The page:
I had a transplant. Can I buy long term disability insurance?


Yes, if you agree to have your heart disease excluded from the policy.

It also depends, if you can find an insurance company who will agree to issue you a policy. You see, insurance companies do some medical underwriting and will usually request for your medical records and will look into your medical history. They will issue the policy only when you meet their underwriting guidelines. They may also require you to take some medical tests. If you fail the medical exams, then you may be refused coverage. Or, you may be charged with high premiums and have your pre-existing conditions tied with a waiting period or may be excluded altogether.

A waiting period is a specified time after the policy is issued where all claims related to a specific list of medical conditions will not be payable. After this waiting period is satisfied, then you can make claims related to those medical conditions.  Meanwhile, when a certain medical condition is excluded, you may not make a claim on your policy for that excluded medical condition at all.

There are some long term disability insurance policies that are issued to cover a specific set of critical illnesses. This is usually listed in the policy.  Some of the covered illnesses include cancer, multiple sclerosis, kidney failure, Alzheimer's disease, major organ transplant. The policy contract will spell out how each of these critical illnesses will qualify and be payable under the policy.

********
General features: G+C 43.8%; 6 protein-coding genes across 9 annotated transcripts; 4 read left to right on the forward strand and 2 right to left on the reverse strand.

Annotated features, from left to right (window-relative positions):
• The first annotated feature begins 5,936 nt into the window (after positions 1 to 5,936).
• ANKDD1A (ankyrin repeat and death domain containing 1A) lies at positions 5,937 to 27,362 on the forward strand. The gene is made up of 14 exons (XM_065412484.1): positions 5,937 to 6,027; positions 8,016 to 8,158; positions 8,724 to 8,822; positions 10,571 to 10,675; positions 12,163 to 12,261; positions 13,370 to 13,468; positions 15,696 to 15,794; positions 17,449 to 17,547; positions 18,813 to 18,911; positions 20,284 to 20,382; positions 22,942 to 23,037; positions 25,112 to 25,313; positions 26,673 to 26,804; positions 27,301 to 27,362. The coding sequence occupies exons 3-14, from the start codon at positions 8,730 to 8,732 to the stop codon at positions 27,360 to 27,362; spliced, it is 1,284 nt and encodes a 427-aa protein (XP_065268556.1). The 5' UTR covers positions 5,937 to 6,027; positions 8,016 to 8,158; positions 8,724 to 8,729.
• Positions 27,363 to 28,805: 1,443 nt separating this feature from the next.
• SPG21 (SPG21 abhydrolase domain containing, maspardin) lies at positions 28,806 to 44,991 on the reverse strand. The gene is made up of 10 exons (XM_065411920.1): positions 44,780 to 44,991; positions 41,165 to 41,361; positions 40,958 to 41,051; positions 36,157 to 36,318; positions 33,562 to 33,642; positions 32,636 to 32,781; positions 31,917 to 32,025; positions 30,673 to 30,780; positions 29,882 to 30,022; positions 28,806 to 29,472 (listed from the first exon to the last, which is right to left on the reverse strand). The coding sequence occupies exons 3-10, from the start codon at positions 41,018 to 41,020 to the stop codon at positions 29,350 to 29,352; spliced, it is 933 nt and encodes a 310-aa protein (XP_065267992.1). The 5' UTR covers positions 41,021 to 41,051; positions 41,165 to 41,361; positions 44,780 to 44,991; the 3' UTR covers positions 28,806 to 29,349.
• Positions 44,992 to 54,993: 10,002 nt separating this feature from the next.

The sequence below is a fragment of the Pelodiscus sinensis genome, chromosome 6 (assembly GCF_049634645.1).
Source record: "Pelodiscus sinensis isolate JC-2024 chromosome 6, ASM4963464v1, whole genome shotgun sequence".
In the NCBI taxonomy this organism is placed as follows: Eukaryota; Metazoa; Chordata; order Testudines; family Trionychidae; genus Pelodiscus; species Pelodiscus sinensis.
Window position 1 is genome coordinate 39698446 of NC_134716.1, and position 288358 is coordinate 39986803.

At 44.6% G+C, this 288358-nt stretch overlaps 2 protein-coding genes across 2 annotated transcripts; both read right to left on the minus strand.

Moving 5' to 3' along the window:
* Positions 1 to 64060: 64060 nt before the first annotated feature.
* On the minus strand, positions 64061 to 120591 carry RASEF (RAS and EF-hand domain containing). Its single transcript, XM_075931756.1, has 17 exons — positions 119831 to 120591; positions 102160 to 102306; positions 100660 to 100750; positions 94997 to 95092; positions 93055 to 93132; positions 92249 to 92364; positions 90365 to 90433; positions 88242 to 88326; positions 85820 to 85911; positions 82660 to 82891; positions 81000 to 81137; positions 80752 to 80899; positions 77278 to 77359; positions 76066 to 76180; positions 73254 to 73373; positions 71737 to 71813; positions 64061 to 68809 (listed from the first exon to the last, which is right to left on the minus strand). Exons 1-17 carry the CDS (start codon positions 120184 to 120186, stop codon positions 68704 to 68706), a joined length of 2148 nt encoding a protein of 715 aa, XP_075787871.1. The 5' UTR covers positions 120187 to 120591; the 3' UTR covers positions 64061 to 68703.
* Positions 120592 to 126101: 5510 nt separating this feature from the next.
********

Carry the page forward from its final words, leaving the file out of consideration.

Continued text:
For your case, the portion regarding heart disease will explain what instances will be covered. Usually, it should be critical and life threatening. For instance, a blockage that prevents blood from effectively flowing to the heart or a myocardial infarction that results in permanent tissue scarring or death in the heart may be covered, but an angina may not.

Please note, though, that there are some long term disability insurance policies that don't require medical exams. These will just as medical-related questions. This is particularly true for policies issued on a group basis.

What is important is that you tell the truth during your application. Your insurance company can cancel your policy midway or deny your claim if you made the mistake of not giving full disclosure at the time you applied for the policy.

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